Knee Surgery – Meniscus Flap Tear

Knee Surgery September 11, 2019 (© 2019 F. P. Dorchak)

On September 11th, 2019, I had knee surgery to remove a meniscus flap tear and clean up a ton of scar tissue. I’d been at home on crutches until September 15th. But the docs have these Sequential Compression Devices (SCDs) that inflate and deflate once per minute, and I’m to wear those for two weeks after the surgery, which means I take them off September 25. I’m to wear them at all times I’m not upright or moving, which includes sleeping. They help prevent blood clots, but no definitive studies have been done.

I’m writing this post to put some information out there I never found. Maybe I was wording my searches improperly, but I just wanted people in my situation or similar to be aware of a few things no one told me, or I’d been given contradictory information. You can do a search for the more encyclopedic aspects of this post that I’m not going to cover (sorry!). It would take too much time, and I don’t have a lot of that right now, given trying to get daily stuff done and do physical therapy three times a day, at an hour to and hour and half or so a shot. I haven’t written a word in my novel since Sept 11th because of this.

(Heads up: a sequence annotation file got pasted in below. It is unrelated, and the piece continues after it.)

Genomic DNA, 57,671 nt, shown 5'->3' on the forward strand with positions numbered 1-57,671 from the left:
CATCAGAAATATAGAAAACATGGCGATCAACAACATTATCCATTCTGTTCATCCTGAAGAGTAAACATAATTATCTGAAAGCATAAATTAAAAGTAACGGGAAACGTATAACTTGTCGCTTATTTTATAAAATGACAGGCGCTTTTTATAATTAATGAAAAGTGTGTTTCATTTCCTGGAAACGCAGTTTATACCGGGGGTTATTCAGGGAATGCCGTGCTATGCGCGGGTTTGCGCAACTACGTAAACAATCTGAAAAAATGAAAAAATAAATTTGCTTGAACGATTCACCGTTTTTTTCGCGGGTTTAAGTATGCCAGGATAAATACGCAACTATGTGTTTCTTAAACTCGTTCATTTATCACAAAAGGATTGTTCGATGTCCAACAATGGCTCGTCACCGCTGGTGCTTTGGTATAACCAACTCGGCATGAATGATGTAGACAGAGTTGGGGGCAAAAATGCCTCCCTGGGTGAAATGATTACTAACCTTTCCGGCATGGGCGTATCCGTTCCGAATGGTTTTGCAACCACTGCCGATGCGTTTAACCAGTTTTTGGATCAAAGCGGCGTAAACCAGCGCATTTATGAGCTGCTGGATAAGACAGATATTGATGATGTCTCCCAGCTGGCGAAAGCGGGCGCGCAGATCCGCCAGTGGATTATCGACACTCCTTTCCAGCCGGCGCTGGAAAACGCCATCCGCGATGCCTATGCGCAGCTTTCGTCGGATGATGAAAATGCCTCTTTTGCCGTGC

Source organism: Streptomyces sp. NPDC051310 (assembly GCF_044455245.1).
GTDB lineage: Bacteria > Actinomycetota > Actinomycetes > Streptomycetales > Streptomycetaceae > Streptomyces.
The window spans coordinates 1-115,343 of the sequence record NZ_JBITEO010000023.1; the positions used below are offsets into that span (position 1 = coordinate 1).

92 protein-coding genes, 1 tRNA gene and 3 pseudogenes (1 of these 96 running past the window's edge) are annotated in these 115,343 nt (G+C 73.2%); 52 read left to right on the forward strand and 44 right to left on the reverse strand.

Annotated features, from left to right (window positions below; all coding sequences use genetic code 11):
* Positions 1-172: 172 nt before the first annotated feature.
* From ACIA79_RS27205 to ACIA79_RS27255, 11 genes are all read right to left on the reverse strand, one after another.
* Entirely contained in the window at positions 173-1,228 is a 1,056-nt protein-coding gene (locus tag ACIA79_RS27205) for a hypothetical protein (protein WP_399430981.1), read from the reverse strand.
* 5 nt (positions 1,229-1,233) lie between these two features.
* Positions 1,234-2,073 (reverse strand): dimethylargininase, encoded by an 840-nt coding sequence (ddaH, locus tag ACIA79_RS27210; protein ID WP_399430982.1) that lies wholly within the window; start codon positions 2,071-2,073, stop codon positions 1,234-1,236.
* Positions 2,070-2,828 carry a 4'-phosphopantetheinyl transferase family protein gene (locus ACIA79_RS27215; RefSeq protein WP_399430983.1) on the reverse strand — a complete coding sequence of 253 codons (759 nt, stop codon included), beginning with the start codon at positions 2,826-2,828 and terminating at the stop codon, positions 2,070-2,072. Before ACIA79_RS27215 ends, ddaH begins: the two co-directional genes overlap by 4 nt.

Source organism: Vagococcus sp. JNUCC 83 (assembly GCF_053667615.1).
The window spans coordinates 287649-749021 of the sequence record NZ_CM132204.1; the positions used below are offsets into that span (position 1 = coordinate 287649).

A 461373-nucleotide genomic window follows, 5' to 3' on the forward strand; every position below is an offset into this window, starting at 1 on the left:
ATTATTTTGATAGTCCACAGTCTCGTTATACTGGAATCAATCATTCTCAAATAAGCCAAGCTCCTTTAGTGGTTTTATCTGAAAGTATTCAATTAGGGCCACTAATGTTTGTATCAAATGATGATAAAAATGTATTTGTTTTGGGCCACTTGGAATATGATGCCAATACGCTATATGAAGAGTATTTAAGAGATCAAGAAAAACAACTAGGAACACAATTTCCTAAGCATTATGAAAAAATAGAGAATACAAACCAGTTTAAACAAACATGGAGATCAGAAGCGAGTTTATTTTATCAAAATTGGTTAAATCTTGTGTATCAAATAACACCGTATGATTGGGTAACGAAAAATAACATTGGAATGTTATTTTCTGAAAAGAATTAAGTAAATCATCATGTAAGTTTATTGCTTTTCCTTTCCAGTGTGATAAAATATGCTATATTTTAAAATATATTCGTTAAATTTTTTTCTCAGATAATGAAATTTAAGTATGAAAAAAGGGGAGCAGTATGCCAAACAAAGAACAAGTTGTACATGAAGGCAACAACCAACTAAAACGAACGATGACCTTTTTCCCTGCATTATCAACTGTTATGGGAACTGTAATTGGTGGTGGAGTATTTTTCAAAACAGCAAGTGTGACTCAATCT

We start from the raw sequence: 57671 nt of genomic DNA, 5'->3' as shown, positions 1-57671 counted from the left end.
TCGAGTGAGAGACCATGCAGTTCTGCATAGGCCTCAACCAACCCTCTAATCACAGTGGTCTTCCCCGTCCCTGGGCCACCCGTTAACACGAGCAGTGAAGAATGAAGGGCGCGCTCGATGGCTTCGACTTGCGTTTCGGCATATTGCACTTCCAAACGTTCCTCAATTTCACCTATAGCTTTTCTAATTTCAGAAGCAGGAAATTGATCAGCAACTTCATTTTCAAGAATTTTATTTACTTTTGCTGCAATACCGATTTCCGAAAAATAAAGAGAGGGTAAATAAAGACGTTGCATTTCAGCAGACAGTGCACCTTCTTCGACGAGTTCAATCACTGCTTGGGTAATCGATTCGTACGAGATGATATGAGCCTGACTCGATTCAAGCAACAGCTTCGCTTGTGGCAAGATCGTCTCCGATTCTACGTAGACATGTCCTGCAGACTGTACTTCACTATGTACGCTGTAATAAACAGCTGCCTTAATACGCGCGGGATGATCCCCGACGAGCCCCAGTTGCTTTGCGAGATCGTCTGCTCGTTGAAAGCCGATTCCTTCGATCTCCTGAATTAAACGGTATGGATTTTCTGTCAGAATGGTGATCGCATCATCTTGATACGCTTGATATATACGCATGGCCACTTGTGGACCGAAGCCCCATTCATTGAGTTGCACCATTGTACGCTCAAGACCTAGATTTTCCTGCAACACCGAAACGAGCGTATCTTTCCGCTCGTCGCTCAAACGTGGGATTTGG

First off: you will hear contradictory info from EVERYONE. And I mean EVERYONE, from well-meaning and expert medical team to Physical Therapists (PT; also may mean “physical therapy”). It doesn’t mean the info is incorrect, it just means it contradicts. So, it could be incorrect, correct, or just “humanized” by humans who can’t quite remember all the finer details. Even from the PT and medical literature. Just do your due diligence and err conservatively. Do too much or too little, whatever the case may be, to get back on track.